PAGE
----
Client Success Story: Cullan Chisholm heads to T.O. for National Challenger Baseball Jamboree

by John McKiggan

Every now and then we like to share stories about how some of our clients (and their families) have overcome the challenges posed by their injuries.

Cullen in his Challengers Uniform

Cullen in his Challengers Uniform

Cullan Chisholm is 5 years old. He has cerebral palsy as a result of a brain injury he suffered during birth. Because of his injuries, Cullan has limited mobility and he can’t talk.

But, like most kids his age, Cullan loves sports. He watches the Blue Jays with his dad, Wade every chance he gets. So Cullan’s mom Monique signed Cullan up to join the Antigonish Challenger baseball team. 


Play ball!


Cullan in his Upsee

Challenger baseball is a national program that allows children with cognitive or physical disabilities to enjoy playing baseball, being part of a team and developing all of the social skills that come from being part of a team. Team members are assigned able bodied “buddies”. The buddies help the challenger players with their involvement in the game. For example by helping them hold and swing a bat or pushing them around the bases in a wheelchair.

When he’s playing baseball for the Antigonish challenger team  Cullan uses an “upsee” a mobility device that that lets kids with  motor impairments “stand” and “walk” with the help of an adult.

The Antigonish Challenger baseball team has been fundraising for about a year to attend the National Challenger Baseball Jamboree that’s held at the Rogers Centre in Toronto every year. Monique and Wade Chisholm and all of the other Challenger Baseball participants managed to raise in excess of $40,000.00 so the kids and their caregivers could travel to Toronto for a once in a lifetime experience.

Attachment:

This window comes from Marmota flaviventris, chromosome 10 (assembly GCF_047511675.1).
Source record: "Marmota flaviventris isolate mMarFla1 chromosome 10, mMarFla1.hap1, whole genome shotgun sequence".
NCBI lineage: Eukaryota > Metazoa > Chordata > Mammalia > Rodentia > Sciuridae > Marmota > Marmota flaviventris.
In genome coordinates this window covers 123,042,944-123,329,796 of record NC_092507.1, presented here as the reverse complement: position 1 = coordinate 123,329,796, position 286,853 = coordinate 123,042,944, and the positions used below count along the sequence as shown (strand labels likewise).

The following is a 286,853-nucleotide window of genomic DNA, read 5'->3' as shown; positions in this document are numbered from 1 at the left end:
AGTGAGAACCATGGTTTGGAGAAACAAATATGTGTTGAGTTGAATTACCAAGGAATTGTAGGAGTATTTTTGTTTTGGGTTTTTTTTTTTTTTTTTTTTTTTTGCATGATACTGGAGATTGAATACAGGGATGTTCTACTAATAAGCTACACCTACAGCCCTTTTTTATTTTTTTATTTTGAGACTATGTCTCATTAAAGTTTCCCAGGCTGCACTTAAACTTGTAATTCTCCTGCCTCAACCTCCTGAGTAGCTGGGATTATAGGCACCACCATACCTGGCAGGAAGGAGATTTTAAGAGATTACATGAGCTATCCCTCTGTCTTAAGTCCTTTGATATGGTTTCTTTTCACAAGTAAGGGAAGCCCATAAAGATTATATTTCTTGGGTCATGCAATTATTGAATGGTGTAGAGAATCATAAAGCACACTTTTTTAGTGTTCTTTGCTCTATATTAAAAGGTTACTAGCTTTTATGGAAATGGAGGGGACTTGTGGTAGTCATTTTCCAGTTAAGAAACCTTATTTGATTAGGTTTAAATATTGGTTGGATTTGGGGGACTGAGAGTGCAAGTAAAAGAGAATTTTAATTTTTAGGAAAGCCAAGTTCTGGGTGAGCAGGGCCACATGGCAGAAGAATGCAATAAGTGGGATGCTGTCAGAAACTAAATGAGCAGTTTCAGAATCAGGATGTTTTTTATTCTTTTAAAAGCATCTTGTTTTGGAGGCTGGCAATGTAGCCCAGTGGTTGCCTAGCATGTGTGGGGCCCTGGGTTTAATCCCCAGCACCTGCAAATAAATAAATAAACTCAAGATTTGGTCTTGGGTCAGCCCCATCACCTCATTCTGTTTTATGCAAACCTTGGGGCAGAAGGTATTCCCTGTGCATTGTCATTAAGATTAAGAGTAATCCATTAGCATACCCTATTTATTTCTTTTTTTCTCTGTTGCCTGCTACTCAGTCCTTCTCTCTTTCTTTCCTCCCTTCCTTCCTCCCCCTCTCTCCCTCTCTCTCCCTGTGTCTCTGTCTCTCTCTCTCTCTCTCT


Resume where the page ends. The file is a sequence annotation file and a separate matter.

Superman meets Superman

Cullan’s trip was made even more special because he managed to meet his hero, Blue Jays Center Fielder Kevin Pillar at the Jamboree.

Cullan’s dad, Wade, helped him write a letter to Pillar because Wade and Monique refer to Cullan as their “superman” and Pillar’s nickname on the field is Superman (because of his amazing diving catches).

Wade posted Cullan’s letter to Pillar on Facebook and its made its way through the magic of social media to Pillar’s attention. Pillar responded personally to Cullan’s letter and arranged for the two to meet when Cullan was at the Challenger Baseball Jamboree in Toronto. Mom Monique said it was one of the highlights of the trip for Cullan.

Parents go above and beyond

Even though Cullan has devastating physical and cognitive deficits Monique and Wade have gone above and beyond to make sure that he has been able to enjoy the same kind of opportunities as other able bodied children. They are a great example of what love and perseverance can achieve.

Want to get involved with Challenger baseball?

Nova Scotia currently has five communities with Challenger Baseball programs – Antigonish, Glace Bay, Hammonds Plains, Inverness and Pictou County. If you would like information about how to participate or volunteer as a buddy you can visit or contact the coordinator at

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